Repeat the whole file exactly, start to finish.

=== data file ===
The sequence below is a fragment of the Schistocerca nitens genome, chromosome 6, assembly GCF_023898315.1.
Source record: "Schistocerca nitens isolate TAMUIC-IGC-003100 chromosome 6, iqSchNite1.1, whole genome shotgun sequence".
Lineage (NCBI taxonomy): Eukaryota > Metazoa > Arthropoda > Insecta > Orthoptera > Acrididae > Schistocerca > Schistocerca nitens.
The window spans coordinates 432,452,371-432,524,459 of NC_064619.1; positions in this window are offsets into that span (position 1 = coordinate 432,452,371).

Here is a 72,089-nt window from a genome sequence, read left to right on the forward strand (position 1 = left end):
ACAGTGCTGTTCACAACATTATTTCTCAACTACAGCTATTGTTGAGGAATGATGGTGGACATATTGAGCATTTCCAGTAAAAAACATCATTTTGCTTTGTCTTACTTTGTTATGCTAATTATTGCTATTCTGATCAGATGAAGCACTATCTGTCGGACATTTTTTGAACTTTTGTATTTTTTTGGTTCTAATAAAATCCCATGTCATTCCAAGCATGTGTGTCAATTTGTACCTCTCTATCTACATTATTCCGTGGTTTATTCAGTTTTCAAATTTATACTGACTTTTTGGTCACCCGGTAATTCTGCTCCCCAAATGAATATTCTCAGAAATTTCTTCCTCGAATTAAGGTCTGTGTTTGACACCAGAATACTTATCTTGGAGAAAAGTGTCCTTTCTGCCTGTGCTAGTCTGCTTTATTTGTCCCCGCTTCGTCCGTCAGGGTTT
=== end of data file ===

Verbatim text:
The sequence below is a fragment of the Schistocerca nitens genome, chromosome 6, assembly GCF_023898315.1.
Source record: "Schistocerca nitens isolate TAMUIC-IGC-003100 chromosome 6, iqSchNite1.1, whole genome shotgun sequence".
Lineage (NCBI taxonomy): Eukaryota > Metazoa > Arthropoda > Insecta > Orthoptera > Acrididae > Schistocerca > Schistocerca nitens.
The window spans coordinates 432,452,371-432,524,459 of NC_064619.1; positions in this window are offsets into that span (position 1 = coordinate 432,452,371).

Here is a 72,089-nt window from a genome sequence, read left to right on the forward strand (position 1 = left end):
ACAGTGCTGTTCACAACATTATTTCTCAACTACAGCTATTGTTGAGGAATGATGGTGGACATATTGAGCATTTCCAGTAAAAAACATCATTTTGCTTTGTCTTACTTTGTTATGCTAATTATTGCTATTCTGATCAGATGAAGCACTATCTGTCGGACATTTTTTGAACTTTTGTATTTTTTTGGTTCTAATAAAATCCCATGTCATTCCAAGCATGTGTGTCAATTTGTACCTCTCTATCTACATTATTCCGTGGTTTATTCAGTTTTCAAATTTATACTGACTTTTTGGTCACCCGGTAATTCTGCTCCCCAAATGAATATTCTCAGAAATTTCTTCCTCGAATTAAGGTCTGTGTTTGACACCAGAATACTTATCTTGGAGAAAAGTGTCCTTTCTGCCTGTGCTAGTCTGCTTTATTTGTCCCCGCTTCGTCCGTCAGGGTTT